Ever since we worked with Middlebury College professor Svea Closser to make maps for her research on the impact of polio vaccination campaigns on routine immunizations and primary health care delivery in 2012, we’ve been following along closely with the international developments related to polio eradication. This week, we were excited to see an encouraging report on Syrian polio eradication efforts in the Washington Post from friend and fellow Middlebury alum Tik Root.
Of special interest to us in Tik’s report, was the incredible scale and collaborative nature of the recent campaign successes. This past October, Syria confirmed its first case of polio since 1999. And the response has been remarkable. During the fall, a group of small, Syria-oriented nonprofits formed an ad-hoc Polio Control Task Force, bringing together dozens of organizations, from local groups to foreign governments, and even SAMS, the opposition-linked Assistance Coordination Unit. They rapidly recruited thousands of almost exclusively Syrian-based volunteers, provided training, and set up a complex network of distribution centers. Their use of local people allowed them to secure virtually unprecedented cooperation from rebel fighters, and though the work is far from done (especially in the regime-controlled areas of the country), about 1.4 million children have been vaccinated since the start of the year.
While the complex ecosystem of actors and politics in Syria is definitely unique, there are real lessons to be learned here for the development community. In fact, this sort of collaboration is something that Professor Closser has been calling for in her research for years. In her book, “Chasing Polio in Pakistan,” she argues that, if what has becomes the world’s largest eradication effort in history is to succeed, we need to replace top-down, centralized command chains with partnerships, and push governments to truly back small-scale, local agencies and health workers.
In Pakistan, despite the efforts of tens of thousands of health workers, political violence and lack of substantial government support have stymied the push for eradication. Unlike in Syria, immunizers in Pakistan have not only repeatedly struggled to gain access to areas of the country controlled by rebel groups, but have also been the target of fatal attacks themselves — with more than 30 deaths in the last two years. Militants remain deeply suspicious of the vaccination campaigns, believing that they are a cover for spies or western plot to sterilize Muslim children, and some local leaders have halted efforts altogether.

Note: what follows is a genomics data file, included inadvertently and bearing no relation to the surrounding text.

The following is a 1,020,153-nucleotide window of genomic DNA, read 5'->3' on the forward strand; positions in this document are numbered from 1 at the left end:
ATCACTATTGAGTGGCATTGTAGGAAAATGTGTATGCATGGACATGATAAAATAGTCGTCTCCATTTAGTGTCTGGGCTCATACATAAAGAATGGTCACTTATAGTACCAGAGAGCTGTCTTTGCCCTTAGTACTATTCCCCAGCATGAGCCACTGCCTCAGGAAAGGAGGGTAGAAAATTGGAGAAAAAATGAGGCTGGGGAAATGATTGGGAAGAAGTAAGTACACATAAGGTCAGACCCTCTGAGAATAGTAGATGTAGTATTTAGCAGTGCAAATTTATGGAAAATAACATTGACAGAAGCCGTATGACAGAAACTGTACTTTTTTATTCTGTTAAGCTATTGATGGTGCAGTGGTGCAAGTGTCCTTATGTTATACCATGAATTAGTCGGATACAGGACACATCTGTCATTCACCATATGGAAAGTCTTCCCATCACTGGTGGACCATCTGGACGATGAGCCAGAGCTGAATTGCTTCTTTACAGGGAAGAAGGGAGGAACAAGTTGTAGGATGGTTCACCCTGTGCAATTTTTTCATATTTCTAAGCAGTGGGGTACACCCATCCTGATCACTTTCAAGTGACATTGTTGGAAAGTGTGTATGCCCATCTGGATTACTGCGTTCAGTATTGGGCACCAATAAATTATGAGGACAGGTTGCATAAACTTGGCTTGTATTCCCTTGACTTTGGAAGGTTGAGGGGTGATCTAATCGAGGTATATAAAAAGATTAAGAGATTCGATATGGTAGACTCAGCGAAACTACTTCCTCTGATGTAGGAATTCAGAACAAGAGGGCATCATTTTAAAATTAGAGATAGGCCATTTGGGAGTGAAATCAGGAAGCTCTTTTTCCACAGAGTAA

Concerns are mounting about the opportunities for increased transmission as the refugee crisis along the border with Afghanistan continues to grow. According to the Global Polio Eradication Initiative, Pakistan will remain unable to interrupt transmission without “radical change” in the northwest of the country. The WHO also recently named Peshawar as the “largest reservoir of endemic polio virus in the world,” calling for full political commitment and support for the vaccination teams.
So, while the development world has continued to call on governments and international aid organizations to step up efforts — with the WHO Director-General declaring polio a public health emergency of international concern this past May — we were happy to see that they have also begun to reach out to the GIS community.
The Global Polio Eradication Initiative will be front and center at the Esri User Conference next month. Dr. Vincent Seaman, senior program officer for the Polio Country Support Team at the Bill & Melinda Gates Foundation, and Dr. Bruce Aylward, assistant director-general for the WHO’s Polio and Emergencies cluster, will speak about their work at the conference’s Opening Session to an estimated audience of 16,000.
Among the topics they are expected to cover is the important role maps have played in identifying areas of greatest need and helping target resources. As former mappers on a Gates-funded project, we are especially interested to hear what Dr. Seaman will share on how the foundation’s polio program is currently using maps and spatial analysis in high-risk areas to both enhance and assess effectiveness.
So many of the obstacles faced by decision-makers in the fight against polio are inherently spatial problems. Like many of the organizations we work with, success is dependent on the decentralized, door-to-door efforts of community health workers and local managers. Already complex logistics are made more challenging by poor infrastructure and refrigerated vaccines. And “high risk” or “target population” can be defined not only by age, but also by a number of demographic and geographic factors. Maps have a key role to play in facilitating this process, and we hope to see this conversation become an increasingly central one in the context of eradication.